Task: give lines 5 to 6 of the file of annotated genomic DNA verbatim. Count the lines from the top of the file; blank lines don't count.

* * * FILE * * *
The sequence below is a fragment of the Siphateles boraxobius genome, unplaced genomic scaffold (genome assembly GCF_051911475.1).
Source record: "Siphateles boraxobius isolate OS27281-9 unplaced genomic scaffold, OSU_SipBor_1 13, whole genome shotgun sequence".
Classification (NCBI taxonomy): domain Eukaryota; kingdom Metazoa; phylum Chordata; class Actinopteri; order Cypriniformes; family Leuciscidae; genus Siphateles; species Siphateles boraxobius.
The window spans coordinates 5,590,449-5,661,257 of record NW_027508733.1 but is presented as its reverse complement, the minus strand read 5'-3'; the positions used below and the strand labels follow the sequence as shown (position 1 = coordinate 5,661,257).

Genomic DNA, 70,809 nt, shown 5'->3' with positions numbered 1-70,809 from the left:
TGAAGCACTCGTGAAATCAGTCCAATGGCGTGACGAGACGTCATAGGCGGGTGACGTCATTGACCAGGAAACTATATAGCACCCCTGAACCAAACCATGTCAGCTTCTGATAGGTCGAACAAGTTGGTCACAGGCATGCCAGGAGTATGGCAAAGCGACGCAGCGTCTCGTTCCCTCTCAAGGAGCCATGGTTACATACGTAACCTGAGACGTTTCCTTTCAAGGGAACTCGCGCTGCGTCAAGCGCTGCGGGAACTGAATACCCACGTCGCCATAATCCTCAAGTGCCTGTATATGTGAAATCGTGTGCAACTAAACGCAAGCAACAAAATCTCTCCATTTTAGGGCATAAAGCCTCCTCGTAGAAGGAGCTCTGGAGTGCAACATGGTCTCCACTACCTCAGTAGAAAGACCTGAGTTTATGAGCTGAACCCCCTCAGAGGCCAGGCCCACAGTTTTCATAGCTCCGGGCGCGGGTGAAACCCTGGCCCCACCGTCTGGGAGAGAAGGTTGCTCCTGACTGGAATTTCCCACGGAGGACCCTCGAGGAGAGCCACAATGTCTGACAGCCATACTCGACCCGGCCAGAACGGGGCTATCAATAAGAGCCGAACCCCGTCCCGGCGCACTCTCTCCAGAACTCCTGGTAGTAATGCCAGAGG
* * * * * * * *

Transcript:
Genomic DNA, 70,809 nt, shown 5'->3' with positions numbered 1-70,809 from the left:
TGAAGCACTCGTGAAATCAGTCCAATGGCGTGACGAGACGTCATAGGCGGGTGACGTCATTGACCAGGAAACTATATAGCACCCCTGAACCAAACCATGTCAGCTTCTGATAGGTCGAACAAGTTGGTCACAGGCATGCCAGGAGTATGGCAAAGCGACGCAGCGTCTCGTTCCCTCTCAAGGAGCCATGGTTACATACGTAACCTGAGACGTTTCCTTTCAAGGGAACTCGCGCTGCGTCAAGCGCTGCGGGAACTGAATACCCACGTCGCCATAATCCTCAAGTGCCTGTATATGTGAAATCGTGTGCAACTAAACGCAAGCAACAAAATCTCTCCATTTTAGGGCATAAAGCCTCCTCGTAGAAGGAGCTCTGGAGTGCAACATGGTCTCCACTACCTCAGTAGAAAGACCTGAGTTTATGAGCTGAACCCCCTCAGAGGCCAGGCCCACAGTTTTCATAGCTCCGGGCGCGGGTGAAACCCTGGCCCCACCGTCTGGGAGAGAAGGTTGCTCCTGACTGGAATTTCCCACGGAGGACCCTCGAGGAGAGCCACAATGTCTGACAGCCATACTCGACCCGGCCAGAACGGGGCTATCAATAAGAGCCGAACCCCGTCCCGGCGCACTCTCTCCAGAACTCCTGGTAGTAATGCCAGAGG